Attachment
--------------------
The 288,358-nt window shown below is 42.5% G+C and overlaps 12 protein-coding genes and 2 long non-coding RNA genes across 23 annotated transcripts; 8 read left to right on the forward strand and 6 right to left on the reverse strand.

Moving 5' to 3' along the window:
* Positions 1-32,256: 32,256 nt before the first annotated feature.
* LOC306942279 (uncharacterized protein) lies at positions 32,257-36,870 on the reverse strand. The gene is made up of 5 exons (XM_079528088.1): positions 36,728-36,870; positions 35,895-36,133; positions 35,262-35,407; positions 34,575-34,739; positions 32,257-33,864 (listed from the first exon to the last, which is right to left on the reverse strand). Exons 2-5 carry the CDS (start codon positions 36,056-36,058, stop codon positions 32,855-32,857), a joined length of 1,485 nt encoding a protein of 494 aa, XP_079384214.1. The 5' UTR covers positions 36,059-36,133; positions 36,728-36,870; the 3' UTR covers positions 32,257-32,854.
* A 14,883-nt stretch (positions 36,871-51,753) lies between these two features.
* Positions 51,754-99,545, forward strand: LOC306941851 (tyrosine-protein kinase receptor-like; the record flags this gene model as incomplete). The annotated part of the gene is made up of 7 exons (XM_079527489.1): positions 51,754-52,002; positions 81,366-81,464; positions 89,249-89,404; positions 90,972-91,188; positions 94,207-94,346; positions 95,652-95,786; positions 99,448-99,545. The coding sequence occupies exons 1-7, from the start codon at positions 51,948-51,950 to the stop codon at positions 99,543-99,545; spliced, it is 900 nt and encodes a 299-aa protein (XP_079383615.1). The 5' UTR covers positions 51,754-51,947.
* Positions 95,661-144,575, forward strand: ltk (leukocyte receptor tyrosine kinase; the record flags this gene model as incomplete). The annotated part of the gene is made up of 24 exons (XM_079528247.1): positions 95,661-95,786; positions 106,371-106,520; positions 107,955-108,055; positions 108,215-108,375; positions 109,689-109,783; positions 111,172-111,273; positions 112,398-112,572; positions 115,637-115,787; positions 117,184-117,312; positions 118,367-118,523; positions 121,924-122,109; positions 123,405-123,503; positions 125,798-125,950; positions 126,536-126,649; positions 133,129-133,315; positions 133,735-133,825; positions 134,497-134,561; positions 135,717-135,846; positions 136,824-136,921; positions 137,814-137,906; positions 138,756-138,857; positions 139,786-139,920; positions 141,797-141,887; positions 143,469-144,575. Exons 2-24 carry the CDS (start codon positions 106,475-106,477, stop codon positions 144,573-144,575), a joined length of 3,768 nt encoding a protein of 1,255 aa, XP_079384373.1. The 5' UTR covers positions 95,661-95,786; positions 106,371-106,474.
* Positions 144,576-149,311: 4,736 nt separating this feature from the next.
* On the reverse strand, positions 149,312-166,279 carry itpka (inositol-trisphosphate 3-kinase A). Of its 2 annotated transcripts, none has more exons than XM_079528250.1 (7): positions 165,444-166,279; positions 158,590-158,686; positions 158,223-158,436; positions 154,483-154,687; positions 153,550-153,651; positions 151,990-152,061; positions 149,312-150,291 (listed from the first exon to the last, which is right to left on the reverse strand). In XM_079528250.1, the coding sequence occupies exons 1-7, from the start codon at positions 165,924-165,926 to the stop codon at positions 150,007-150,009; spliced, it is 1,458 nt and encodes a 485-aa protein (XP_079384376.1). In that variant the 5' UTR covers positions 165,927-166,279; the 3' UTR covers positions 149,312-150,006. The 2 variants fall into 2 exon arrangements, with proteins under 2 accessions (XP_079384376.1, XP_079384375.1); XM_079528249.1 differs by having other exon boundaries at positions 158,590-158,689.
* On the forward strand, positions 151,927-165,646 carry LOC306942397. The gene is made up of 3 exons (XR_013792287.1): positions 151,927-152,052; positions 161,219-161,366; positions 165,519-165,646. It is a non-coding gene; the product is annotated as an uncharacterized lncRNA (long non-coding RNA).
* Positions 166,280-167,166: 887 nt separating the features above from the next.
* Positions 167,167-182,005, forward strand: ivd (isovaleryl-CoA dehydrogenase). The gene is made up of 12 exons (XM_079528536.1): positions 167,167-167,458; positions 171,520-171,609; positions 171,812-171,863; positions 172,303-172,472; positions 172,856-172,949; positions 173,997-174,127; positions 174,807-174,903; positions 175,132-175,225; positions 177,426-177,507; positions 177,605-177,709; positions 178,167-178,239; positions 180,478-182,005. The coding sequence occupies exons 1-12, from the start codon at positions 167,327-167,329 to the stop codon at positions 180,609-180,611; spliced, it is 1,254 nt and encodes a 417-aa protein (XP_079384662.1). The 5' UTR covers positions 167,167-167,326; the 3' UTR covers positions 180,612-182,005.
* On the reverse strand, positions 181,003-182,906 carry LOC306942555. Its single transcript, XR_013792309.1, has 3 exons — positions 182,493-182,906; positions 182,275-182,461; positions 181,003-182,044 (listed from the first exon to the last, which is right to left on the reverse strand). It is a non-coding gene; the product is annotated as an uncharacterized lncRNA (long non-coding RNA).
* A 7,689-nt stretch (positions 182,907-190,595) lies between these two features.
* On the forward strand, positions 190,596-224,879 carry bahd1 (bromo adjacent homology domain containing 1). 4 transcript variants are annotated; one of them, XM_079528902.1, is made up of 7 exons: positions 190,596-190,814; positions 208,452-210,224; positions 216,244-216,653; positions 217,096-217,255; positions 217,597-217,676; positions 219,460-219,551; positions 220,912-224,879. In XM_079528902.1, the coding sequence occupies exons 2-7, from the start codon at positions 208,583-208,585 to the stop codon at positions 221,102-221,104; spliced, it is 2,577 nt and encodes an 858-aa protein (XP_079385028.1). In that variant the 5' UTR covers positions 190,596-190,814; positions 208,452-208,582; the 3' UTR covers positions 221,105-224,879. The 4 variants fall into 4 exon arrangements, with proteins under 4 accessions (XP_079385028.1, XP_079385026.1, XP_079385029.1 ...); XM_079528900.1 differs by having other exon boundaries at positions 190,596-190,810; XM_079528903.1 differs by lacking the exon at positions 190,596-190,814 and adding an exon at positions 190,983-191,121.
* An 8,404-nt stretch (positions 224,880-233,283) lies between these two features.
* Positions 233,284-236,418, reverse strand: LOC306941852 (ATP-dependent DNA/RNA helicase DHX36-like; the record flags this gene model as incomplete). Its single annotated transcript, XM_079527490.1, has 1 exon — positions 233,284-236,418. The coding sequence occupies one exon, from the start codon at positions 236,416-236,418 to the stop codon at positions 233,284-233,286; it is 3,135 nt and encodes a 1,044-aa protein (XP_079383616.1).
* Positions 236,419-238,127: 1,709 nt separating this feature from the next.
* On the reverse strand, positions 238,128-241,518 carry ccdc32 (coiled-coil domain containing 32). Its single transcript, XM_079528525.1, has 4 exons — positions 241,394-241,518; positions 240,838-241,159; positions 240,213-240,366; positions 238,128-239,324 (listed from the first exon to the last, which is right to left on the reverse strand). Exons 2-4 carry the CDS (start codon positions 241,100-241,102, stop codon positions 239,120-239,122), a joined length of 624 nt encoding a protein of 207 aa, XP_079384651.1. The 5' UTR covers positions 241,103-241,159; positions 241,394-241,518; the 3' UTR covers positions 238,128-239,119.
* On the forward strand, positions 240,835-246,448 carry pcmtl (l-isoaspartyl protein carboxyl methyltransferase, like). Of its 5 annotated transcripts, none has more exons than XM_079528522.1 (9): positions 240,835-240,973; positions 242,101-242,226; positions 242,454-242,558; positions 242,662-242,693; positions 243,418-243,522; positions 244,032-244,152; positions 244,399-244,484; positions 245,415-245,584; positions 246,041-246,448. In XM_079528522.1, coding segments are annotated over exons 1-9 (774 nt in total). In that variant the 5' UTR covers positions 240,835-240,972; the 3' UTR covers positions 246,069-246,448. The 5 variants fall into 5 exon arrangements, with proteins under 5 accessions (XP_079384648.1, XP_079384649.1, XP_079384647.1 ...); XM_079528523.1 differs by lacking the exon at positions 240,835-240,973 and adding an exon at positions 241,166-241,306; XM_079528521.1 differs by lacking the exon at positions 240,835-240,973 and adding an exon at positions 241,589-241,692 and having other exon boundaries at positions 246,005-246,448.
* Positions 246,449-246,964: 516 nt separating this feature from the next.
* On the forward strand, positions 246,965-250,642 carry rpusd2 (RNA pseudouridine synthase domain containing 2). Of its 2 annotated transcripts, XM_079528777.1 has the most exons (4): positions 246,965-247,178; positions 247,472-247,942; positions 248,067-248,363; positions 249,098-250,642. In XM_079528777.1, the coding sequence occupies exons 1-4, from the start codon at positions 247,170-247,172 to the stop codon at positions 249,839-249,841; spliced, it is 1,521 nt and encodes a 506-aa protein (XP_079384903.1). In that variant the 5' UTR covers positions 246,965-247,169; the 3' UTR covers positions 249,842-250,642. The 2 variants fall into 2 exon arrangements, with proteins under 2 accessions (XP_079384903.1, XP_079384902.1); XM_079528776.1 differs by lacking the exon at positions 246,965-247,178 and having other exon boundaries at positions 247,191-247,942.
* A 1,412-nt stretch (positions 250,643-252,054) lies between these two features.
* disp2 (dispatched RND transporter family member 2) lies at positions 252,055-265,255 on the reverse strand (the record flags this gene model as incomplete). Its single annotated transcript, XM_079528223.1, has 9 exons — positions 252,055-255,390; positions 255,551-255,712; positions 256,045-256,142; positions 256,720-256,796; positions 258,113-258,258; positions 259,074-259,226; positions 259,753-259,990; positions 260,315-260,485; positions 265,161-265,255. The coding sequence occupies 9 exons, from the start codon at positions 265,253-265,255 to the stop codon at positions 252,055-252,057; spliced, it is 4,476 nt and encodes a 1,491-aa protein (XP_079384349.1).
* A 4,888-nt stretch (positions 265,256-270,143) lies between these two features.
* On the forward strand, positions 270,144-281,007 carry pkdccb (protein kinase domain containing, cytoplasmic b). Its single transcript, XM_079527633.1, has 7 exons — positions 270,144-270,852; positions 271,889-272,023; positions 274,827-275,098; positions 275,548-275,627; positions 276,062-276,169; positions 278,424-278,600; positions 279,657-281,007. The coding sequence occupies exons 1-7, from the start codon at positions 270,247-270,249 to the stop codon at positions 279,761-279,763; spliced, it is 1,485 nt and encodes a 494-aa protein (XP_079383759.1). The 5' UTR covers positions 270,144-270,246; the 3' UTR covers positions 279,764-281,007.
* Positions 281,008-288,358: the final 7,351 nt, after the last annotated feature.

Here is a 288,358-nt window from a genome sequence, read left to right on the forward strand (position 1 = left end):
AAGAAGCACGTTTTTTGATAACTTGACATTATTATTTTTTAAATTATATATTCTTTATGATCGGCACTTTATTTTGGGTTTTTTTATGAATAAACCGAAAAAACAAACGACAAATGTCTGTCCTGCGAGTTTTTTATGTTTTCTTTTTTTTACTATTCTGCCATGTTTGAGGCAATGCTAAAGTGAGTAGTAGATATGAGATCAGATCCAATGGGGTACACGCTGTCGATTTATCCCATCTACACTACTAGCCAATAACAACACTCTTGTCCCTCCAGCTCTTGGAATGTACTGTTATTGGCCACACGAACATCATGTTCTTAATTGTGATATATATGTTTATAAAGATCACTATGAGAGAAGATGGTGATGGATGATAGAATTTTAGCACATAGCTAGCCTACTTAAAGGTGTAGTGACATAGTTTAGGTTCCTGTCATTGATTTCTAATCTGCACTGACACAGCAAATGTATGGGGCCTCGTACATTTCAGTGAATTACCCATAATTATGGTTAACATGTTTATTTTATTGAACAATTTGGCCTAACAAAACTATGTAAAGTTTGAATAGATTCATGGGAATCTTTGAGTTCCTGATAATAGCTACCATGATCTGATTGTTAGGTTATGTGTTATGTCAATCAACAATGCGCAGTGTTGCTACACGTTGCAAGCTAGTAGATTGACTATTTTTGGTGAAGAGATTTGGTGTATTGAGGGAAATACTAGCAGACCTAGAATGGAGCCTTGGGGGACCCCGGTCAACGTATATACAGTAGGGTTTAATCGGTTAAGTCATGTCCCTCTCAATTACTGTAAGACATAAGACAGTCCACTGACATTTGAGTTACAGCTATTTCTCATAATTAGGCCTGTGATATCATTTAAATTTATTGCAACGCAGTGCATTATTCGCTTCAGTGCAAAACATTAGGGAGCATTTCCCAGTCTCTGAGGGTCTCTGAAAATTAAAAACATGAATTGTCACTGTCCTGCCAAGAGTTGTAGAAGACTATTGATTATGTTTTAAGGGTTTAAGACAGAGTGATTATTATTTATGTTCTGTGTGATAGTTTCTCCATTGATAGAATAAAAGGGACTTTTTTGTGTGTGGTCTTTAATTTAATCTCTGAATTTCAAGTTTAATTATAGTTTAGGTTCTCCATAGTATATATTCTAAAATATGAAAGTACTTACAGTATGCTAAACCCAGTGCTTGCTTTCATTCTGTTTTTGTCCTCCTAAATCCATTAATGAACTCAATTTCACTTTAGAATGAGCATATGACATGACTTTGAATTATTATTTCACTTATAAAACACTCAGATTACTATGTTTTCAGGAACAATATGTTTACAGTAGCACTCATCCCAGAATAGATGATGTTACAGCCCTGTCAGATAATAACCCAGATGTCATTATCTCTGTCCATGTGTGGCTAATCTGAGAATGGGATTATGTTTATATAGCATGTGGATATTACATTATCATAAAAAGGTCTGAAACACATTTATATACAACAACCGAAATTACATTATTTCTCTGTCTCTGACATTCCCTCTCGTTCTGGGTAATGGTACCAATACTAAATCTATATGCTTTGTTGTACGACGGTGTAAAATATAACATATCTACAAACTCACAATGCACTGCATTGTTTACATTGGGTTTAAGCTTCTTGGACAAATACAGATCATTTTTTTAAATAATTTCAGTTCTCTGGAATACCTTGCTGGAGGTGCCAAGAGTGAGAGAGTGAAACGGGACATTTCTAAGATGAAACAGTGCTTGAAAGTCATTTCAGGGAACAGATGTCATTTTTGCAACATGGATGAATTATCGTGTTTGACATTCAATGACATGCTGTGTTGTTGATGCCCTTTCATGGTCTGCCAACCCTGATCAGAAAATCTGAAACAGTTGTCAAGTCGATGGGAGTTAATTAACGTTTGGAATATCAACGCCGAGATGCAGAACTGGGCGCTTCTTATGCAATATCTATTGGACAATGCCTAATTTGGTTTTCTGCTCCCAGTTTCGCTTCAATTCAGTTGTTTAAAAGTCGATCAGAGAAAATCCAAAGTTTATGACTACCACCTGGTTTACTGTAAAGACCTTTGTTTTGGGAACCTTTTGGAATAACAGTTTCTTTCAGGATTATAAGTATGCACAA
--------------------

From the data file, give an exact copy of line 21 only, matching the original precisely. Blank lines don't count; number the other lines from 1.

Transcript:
* Positions 246,449-246,964: 516 nt separating this feature from the next.